The introduction of Dupont Stainmaster® in 1986 was simply the biggest event in history to impact the carpet industry. Stainmaster propelled the carpet industry into big business. Stainmaster1 was a breakthrough in carpet stain protection. Prior to 1986, Scotchgard® soil treatment was the best hope for repelling carpet stains. The Scotchgard® principal worked in the same manner in which a Teflon® frying pan worked.
Both Teflon® and Scotchgard® initiated surface tension, and like wax on a car, it allowed stains to bead on the surface. For most stains if you attempted quick removal, most of the stain could be removed. However, these treatments were principally soil treatments. Kool-aid®, Gatorade® and other food items, which utilized acid-based dyes, would permanently stain most carpet fibers. In fact, most food products utilize acid-based dyes and carpet, itself, is dyed using acid-based dyes.
StainMaster was a breakthrough in that it resisted these acid-based dyes. In simplistic terms, the chemists at DuPont realized that when carpet is dyed, negatively charged dye particles attach to positively charged dye sites and this enables the fiber to "hold" the dye. Once these dye site were neutralized, they could not accept additional dye.
However, chemists learned that during the dye process, not all dye sites are neutralized and these negatively charged dye sites could accept additional dye from food products. The solution was simple. Introduce a clear, colorless dye after carpet dyeing to neutralize the remaining dye sites and no more stains. While the technology is somewhat different from this description, the theory and explanation is the simplest for a consumer to understand.
While no carpet is stain-proof, the process made carpet nearly stain proof. Spills that are allowed to soak for extended periods will slowly begin to penetrate dye sites, but the solution and results was nothing short of spectacular.
1986 was also a period of rapid change for the carpet industry. Initially, only a few carpet manufacturers could purchase this new chemical and DuPont allotted specific quantities of the chemical based on pounds of Dupont fiber purchased. There were specific construction minimums and the chemistry only could be used on certain yarn systems. The company for whom I worked at the time, Salem Carpets, was lucky enough to be on the leading edge of development and we were given first priority on fiber and chemistry.
Consumers became excited about this technology and "everyone" wanted their old avocado, gold, rust, and dirt colored carpets replaced. All of the sudden, White carpet became fashionable. Pastels were the rage and it seemed as if everyone bought new carpet.
Then came the phone calls from consumers. In 1988, we began getting calls from consumers complaining that their 2 year old carpet was dirty and they wanted it replaced. For the next two years, the carpet industry continually told consumers that Stainmaster did not prevent a carpet from getting dirty, it simply resisted stains better than anything else. This event coincided with the "invention" of carpet cleaning, or so it seems. Even today, if you want "white" carpet, know this- It will show soil. Without the invention of Stainmaster, the carpet Industry would not have matured so quickly. While it is an excellent breakthrough technology, it is not bullet-proof. However, I do wonder. Whatever happened to that devilish little kid that DuPont used in its' commercials that made his mothers' life a living hell?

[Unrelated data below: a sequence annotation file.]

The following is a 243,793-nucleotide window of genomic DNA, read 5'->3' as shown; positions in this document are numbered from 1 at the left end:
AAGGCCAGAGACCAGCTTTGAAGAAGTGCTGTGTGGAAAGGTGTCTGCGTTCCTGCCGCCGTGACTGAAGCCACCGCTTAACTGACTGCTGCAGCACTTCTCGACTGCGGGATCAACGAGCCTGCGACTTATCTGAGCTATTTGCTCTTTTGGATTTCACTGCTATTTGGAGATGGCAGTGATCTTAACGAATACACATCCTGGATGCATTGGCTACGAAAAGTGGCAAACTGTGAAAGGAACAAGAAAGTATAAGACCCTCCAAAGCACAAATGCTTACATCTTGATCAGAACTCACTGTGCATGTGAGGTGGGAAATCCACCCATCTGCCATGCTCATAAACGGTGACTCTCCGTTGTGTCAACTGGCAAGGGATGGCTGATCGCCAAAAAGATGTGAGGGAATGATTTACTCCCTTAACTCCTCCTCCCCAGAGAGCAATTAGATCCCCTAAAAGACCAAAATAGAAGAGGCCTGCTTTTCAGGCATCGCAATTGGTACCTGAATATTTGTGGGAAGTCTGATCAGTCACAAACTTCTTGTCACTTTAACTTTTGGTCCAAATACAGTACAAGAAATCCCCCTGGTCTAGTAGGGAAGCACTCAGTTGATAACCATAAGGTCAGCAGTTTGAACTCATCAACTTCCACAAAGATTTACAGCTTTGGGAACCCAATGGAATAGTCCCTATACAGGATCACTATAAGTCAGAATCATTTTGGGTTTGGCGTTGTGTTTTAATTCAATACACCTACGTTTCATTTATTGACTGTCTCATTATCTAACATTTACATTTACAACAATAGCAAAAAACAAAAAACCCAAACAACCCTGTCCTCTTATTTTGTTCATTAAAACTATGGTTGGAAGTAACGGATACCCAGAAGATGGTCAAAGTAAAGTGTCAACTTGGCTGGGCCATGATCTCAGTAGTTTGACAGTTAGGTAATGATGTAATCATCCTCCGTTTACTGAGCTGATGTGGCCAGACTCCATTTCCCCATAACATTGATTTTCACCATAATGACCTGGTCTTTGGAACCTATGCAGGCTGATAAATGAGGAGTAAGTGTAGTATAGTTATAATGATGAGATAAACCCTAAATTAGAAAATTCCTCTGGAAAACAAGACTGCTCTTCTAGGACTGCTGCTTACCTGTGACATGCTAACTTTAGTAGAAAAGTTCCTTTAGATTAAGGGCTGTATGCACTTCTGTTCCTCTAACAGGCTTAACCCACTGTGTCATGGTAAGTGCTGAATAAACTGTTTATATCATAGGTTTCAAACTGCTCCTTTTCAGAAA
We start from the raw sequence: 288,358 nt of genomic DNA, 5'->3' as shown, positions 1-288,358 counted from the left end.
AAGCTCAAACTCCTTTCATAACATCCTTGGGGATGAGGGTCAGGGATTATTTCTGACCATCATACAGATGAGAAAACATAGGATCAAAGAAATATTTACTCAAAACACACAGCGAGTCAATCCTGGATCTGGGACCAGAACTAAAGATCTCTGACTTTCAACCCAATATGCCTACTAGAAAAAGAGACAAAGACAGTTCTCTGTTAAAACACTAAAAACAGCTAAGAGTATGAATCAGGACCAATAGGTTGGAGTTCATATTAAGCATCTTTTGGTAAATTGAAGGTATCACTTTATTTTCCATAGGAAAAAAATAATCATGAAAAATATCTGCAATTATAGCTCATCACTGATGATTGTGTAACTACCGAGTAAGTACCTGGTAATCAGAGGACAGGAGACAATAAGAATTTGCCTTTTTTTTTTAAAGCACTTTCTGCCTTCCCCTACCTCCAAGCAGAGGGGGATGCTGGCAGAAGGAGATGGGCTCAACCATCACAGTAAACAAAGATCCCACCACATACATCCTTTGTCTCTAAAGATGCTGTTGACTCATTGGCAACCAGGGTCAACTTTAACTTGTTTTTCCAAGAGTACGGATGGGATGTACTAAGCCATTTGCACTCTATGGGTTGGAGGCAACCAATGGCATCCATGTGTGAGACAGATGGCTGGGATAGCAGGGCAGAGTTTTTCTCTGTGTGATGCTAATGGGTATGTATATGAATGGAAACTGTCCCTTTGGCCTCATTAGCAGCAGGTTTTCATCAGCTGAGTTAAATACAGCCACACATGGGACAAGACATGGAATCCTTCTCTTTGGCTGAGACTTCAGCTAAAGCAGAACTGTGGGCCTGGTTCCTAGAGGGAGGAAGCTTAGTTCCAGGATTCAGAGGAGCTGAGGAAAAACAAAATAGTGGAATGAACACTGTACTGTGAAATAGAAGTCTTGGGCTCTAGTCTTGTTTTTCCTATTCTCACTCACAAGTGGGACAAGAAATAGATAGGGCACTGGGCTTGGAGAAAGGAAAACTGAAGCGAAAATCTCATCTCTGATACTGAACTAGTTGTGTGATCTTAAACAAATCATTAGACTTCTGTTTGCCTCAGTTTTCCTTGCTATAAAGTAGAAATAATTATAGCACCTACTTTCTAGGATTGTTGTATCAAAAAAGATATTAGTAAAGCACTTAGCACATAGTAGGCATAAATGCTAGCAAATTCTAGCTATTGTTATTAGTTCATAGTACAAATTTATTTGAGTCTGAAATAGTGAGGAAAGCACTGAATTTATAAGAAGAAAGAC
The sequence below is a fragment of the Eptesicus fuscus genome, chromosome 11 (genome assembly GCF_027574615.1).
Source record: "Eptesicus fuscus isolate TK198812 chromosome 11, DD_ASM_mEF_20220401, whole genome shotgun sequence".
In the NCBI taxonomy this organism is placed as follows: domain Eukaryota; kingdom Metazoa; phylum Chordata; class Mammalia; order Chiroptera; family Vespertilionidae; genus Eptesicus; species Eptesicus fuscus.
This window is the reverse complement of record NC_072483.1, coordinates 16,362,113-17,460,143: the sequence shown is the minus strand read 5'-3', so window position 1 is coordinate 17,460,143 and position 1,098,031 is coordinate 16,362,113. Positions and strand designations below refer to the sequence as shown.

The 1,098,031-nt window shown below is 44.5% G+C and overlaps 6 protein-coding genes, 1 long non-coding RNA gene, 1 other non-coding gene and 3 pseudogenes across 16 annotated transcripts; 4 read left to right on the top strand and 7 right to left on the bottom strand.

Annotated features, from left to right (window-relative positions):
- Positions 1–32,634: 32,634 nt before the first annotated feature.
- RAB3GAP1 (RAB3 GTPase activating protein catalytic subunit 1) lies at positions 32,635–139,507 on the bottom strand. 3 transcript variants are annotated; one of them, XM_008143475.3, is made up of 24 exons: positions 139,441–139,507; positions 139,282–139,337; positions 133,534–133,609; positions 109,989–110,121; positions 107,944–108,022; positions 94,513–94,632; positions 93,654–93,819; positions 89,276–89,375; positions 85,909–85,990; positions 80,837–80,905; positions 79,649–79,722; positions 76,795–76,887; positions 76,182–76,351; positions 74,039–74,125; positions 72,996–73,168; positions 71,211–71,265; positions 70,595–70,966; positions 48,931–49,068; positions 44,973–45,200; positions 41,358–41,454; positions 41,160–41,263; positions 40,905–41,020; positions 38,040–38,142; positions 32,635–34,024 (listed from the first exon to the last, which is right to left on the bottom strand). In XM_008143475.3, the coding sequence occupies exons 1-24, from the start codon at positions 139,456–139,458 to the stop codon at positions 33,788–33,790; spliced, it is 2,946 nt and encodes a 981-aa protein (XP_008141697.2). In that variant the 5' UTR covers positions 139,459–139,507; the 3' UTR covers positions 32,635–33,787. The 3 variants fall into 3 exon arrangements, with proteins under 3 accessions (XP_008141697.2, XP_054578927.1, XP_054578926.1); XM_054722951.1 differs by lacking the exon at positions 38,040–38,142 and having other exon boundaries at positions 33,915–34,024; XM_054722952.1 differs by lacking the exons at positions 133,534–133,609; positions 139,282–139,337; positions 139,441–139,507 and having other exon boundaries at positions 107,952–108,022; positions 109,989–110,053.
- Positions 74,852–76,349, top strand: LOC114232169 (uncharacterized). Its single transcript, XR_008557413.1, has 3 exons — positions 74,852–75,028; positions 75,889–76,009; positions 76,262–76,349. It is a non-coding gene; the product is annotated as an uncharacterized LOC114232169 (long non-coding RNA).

In May 2004, DuPont spun off their fiber division to Coke Industries. Along with this divestiture went the Stainmaster brand name. Invista, a Coke Industries subsidiary, now owns the Stainmaster brand name. Really not much has changed to The Stainmaster brand name, except the old peas and carrots phrase of "DuPont Stainmaster" is no longer valid. Some of us old timers may have difficulty in eliminating the "DuPont" part of the phrase. After all, DuPont Stainmaster is one of the most of the most recognizable consumer brand names in the world. During the late 1980's the name Dupont stainmaster became synonymous with Stain resistant carpet. Consumer would show up in carpet showrooms asking for "DuPont Stainmaster" even if they were buying a "wear-dated" or "stain release" product. The name Stainmaster® will now be sufficient.
Every Stainmaster® product still receives the same stain resistant treatment and a Teflon® coating. While the Teflon® name has been licensed to Invista, the technology is still owned by DuPont.
1. StainMaster is a registered trademark of Invista and is no longer associated with DuPont. While this copyrighted article was published prior to the Invista purchase of StainMaster, references to Dupont StainMaster remain attached to this article because of the copyright date.
About the Author
Michael Hilton was the original creator of Carpet Buyers Handbook. Having owned and operated a carpet wholesale company, Hilton has a vast knowledge about all-things carpet related as well as other types of flooring.